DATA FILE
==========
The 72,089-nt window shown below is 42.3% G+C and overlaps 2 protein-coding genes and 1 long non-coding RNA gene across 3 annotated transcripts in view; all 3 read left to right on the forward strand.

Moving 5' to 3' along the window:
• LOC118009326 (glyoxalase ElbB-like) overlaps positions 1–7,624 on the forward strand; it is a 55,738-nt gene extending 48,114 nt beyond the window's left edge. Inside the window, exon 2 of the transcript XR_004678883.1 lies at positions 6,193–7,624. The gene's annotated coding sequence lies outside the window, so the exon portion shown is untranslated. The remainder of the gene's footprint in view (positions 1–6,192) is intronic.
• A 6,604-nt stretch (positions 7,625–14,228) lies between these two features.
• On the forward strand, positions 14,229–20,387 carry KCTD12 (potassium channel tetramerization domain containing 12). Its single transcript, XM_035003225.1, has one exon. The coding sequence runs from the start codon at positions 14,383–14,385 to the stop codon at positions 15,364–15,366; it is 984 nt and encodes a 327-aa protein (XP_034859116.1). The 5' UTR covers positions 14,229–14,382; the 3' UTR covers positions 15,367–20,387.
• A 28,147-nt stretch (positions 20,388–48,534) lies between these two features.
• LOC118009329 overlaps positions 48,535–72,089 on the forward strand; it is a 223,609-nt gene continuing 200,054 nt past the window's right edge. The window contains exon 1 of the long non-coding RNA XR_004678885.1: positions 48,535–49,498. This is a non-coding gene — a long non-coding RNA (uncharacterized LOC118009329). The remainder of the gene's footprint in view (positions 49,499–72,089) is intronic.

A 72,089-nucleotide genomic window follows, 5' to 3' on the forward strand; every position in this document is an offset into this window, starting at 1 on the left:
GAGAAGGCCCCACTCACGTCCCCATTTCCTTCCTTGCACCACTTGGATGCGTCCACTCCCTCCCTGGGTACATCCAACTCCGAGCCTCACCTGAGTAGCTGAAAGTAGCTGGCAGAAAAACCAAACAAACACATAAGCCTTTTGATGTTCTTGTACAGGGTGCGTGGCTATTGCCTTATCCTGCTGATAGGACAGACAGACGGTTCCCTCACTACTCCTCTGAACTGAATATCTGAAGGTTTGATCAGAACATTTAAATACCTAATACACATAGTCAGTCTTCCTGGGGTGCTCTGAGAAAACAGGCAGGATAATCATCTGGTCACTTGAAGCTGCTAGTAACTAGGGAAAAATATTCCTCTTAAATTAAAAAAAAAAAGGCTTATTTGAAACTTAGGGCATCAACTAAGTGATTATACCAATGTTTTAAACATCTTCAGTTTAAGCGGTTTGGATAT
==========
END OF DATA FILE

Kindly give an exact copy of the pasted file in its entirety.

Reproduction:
The 72,089-nt window shown below is 42.3% G+C and overlaps 2 protein-coding genes and 1 long non-coding RNA gene across 3 annotated transcripts in view; all 3 read left to right on the forward strand.

Moving 5' to 3' along the window:
• LOC118009326 (glyoxalase ElbB-like) overlaps positions 1–7,624 on the forward strand; it is a 55,738-nt gene extending 48,114 nt beyond the window's left edge. Inside the window, exon 2 of the transcript XR_004678883.1 lies at positions 6,193–7,624. The gene's annotated coding sequence lies outside the window, so the exon portion shown is untranslated. The remainder of the gene's footprint in view (positions 1–6,192) is intronic.
• A 6,604-nt stretch (positions 7,625–14,228) lies between these two features.
• On the forward strand, positions 14,229–20,387 carry KCTD12 (potassium channel tetramerization domain containing 12). Its single transcript, XM_035003225.1, has one exon. The coding sequence runs from the start codon at positions 14,383–14,385 to the stop codon at positions 15,364–15,366; it is 984 nt and encodes a 327-aa protein (XP_034859116.1). The 5' UTR covers positions 14,229–14,382; the 3' UTR covers positions 15,367–20,387.
• A 28,147-nt stretch (positions 20,388–48,534) lies between these two features.
• LOC118009329 overlaps positions 48,535–72,089 on the forward strand; it is a 223,609-nt gene continuing 200,054 nt past the window's right edge. The window contains exon 1 of the long non-coding RNA XR_004678885.1: positions 48,535–49,498. This is a non-coding gene — a long non-coding RNA (uncharacterized LOC118009329). The remainder of the gene's footprint in view (positions 49,499–72,089) is intronic.

A 72,089-nucleotide genomic window follows, 5' to 3' on the forward strand; every position in this document is an offset into this window, starting at 1 on the left:
GAGAAGGCCCCACTCACGTCCCCATTTCCTTCCTTGCACCACTTGGATGCGTCCACTCCCTCCCTGGGTACATCCAACTCCGAGCCTCACCTGAGTAGCTGAAAGTAGCTGGCAGAAAAACCAAACAAACACATAAGCCTTTTGATGTTCTTGTACAGGGTGCGTGGCTATTGCCTTATCCTGCTGATAGGACAGACAGACGGTTCCCTCACTACTCCTCTGAACTGAATATCTGAAGGTTTGATCAGAACATTTAAATACCTAATACACATAGTCAGTCTTCCTGGGGTGCTCTGAGAAAACAGGCAGGATAATCATCTGGTCACTTGAAGCTGCTAGTAACTAGGGAAAAATATTCCTCTTAAATTAAAAAAAAAAAGGCTTATTTGAAACTTAGGGCATCAACTAAGTGATTATACCAATGTTTTAAACATCTTCAGTTTAAGCGGTTTGGATAT